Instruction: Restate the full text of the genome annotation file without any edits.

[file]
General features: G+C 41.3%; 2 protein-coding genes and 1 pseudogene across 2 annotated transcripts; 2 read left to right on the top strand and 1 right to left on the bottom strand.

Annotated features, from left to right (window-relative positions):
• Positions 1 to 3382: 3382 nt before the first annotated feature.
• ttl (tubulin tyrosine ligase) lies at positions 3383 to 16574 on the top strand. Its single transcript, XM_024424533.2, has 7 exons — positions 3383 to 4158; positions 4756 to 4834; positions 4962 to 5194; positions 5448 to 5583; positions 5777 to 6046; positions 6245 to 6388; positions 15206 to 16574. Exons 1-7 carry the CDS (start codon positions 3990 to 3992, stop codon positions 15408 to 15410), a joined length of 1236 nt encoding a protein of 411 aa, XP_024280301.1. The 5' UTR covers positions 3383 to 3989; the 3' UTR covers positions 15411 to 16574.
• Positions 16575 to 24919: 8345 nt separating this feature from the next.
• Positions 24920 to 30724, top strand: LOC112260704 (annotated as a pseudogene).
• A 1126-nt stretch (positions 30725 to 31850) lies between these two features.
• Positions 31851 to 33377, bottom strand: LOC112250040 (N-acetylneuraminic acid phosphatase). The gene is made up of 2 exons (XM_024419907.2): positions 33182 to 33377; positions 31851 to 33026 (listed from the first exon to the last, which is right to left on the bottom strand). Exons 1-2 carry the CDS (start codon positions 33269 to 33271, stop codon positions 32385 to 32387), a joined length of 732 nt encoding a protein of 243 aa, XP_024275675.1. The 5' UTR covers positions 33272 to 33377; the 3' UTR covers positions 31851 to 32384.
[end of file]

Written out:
General features: G+C 41.3%; 2 protein-coding genes and 1 pseudogene across 2 annotated transcripts; 2 read left to right on the top strand and 1 right to left on the bottom strand.

Annotated features, from left to right (window-relative positions):
• Positions 1 to 3382: 3382 nt before the first annotated feature.
• ttl (tubulin tyrosine ligase) lies at positions 3383 to 16574 on the top strand. Its single transcript, XM_024424533.2, has 7 exons — positions 3383 to 4158; positions 4756 to 4834; positions 4962 to 5194; positions 5448 to 5583; positions 5777 to 6046; positions 6245 to 6388; positions 15206 to 16574. Exons 1-7 carry the CDS (start codon positions 3990 to 3992, stop codon positions 15408 to 15410), a joined length of 1236 nt encoding a protein of 411 aa, XP_024280301.1. The 5' UTR covers positions 3383 to 3989; the 3' UTR covers positions 15411 to 16574.
• Positions 16575 to 24919: 8345 nt separating this feature from the next.
• Positions 24920 to 30724, top strand: LOC112260704 (annotated as a pseudogene).
• A 1126-nt stretch (positions 30725 to 31850) lies between these two features.
• Positions 31851 to 33377, bottom strand: LOC112250040 (N-acetylneuraminic acid phosphatase). The gene is made up of 2 exons (XM_024419907.2): positions 33182 to 33377; positions 31851 to 33026 (listed from the first exon to the last, which is right to left on the bottom strand). Exons 1-2 carry the CDS (start codon positions 33269 to 33271, stop codon positions 32385 to 32387), a joined length of 732 nt encoding a protein of 243 aa, XP_024275675.1. The 5' UTR covers positions 33272 to 33377; the 3' UTR covers positions 31851 to 32384.